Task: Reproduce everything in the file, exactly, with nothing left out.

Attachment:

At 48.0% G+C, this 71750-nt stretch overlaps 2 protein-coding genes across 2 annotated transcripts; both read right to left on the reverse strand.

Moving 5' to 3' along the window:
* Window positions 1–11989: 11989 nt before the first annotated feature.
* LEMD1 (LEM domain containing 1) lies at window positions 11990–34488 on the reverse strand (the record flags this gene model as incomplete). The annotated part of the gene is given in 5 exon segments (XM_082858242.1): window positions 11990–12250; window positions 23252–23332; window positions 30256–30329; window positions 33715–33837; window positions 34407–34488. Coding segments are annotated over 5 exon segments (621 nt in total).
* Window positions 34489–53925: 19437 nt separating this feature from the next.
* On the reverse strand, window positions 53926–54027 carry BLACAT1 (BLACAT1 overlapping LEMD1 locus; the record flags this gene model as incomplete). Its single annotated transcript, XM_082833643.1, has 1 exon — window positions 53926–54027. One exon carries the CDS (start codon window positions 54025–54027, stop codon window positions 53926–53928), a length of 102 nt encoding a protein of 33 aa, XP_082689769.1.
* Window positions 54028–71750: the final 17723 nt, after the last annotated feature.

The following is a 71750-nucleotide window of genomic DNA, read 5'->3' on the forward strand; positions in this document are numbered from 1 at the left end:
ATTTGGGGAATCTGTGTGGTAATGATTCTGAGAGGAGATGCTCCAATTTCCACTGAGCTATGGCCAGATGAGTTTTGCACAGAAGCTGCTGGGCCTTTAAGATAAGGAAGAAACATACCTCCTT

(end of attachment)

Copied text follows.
At 48.0% G+C, this 71750-nt stretch overlaps 2 protein-coding genes across 2 annotated transcripts; both read right to left on the reverse strand.

Moving 5' to 3' along the window:
* Window positions 1–11989: 11989 nt before the first annotated feature.
* LEMD1 (LEM domain containing 1) lies at window positions 11990–34488 on the reverse strand (the record flags this gene model as incomplete). The annotated part of the gene is given in 5 exon segments (XM_082858242.1): window positions 11990–12250; window positions 23252–23332; window positions 30256–30329; window positions 33715–33837; window positions 34407–34488. Coding segments are annotated over 5 exon segments (621 nt in total).
* Window positions 34489–53925: 19437 nt separating this feature from the next.
* On the reverse strand, window positions 53926–54027 carry BLACAT1 (BLACAT1 overlapping LEMD1 locus; the record flags this gene model as incomplete). Its single annotated transcript, XM_082833643.1, has 1 exon — window positions 53926–54027. One exon carries the CDS (start codon window positions 54025–54027, stop codon window positions 53926–53928), a length of 102 nt encoding a protein of 33 aa, XP_082689769.1.
* Window positions 54028–71750: the final 17723 nt, after the last annotated feature.

The following is a 71750-nucleotide window of genomic DNA, read 5'->3' on the forward strand; positions in this document are numbered from 1 at the left end:
ATTTGGGGAATCTGTGTGGTAATGATTCTGAGAGGAGATGCTCCAATTTCCACTGAGCTATGGCCAGATGAGTTTTGCACAGAAGCTGCTGGGCCTTTAAGATAAGGAAGAAACATACCTCCTT